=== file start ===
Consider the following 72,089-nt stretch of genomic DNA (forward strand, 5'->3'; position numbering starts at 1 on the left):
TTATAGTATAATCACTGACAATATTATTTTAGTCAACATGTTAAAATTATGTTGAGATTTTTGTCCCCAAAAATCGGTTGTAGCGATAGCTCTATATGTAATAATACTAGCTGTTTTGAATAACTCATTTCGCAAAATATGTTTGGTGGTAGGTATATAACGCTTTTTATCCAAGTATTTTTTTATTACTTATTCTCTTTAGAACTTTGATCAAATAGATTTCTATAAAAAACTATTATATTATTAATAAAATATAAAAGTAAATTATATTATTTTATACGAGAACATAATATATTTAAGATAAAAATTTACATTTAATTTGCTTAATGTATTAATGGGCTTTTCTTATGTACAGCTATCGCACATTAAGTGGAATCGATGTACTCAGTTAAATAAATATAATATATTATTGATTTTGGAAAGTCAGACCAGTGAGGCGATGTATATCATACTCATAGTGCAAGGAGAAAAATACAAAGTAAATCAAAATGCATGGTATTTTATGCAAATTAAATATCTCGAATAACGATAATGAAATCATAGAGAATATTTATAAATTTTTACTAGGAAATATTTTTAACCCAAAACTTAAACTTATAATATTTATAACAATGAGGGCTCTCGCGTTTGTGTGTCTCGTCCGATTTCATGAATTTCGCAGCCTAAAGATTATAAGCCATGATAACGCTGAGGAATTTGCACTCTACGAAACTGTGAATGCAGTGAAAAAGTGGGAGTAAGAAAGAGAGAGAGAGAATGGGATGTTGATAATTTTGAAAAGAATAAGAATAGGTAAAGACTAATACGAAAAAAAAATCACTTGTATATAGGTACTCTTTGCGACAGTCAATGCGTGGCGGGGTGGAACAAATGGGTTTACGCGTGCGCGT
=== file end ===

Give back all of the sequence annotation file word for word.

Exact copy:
Consider the following 72,089-nt stretch of genomic DNA (forward strand, 5'->3'; position numbering starts at 1 on the left):
TTATAGTATAATCACTGACAATATTATTTTAGTCAACATGTTAAAATTATGTTGAGATTTTTGTCCCCAAAAATCGGTTGTAGCGATAGCTCTATATGTAATAATACTAGCTGTTTTGAATAACTCATTTCGCAAAATATGTTTGGTGGTAGGTATATAACGCTTTTTATCCAAGTATTTTTTTATTACTTATTCTCTTTAGAACTTTGATCAAATAGATTTCTATAAAAAACTATTATATTATTAATAAAATATAAAAGTAAATTATATTATTTTATACGAGAACATAATATATTTAAGATAAAAATTTACATTTAATTTGCTTAATGTATTAATGGGCTTTTCTTATGTACAGCTATCGCACATTAAGTGGAATCGATGTACTCAGTTAAATAAATATAATATATTATTGATTTTGGAAAGTCAGACCAGTGAGGCGATGTATATCATACTCATAGTGCAAGGAGAAAAATACAAAGTAAATCAAAATGCATGGTATTTTATGCAAATTAAATATCTCGAATAACGATAATGAAATCATAGAGAATATTTATAAATTTTTACTAGGAAATATTTTTAACCCAAAACTTAAACTTATAATATTTATAACAATGAGGGCTCTCGCGTTTGTGTGTCTCGTCCGATTTCATGAATTTCGCAGCCTAAAGATTATAAGCCATGATAACGCTGAGGAATTTGCACTCTACGAAACTGTGAATGCAGTGAAAAAGTGGGAGTAAGAAAGAGAGAGAGAGAATGGGATGTTGATAATTTTGAAAAGAATAAGAATAGGTAAAGACTAATACGAAAAAAAAATCACTTGTATATAGGTACTCTTTGCGACAGTCAATGCGTGGCGGGGTGGAACAAATGGGTTTACGCGTGCGCGT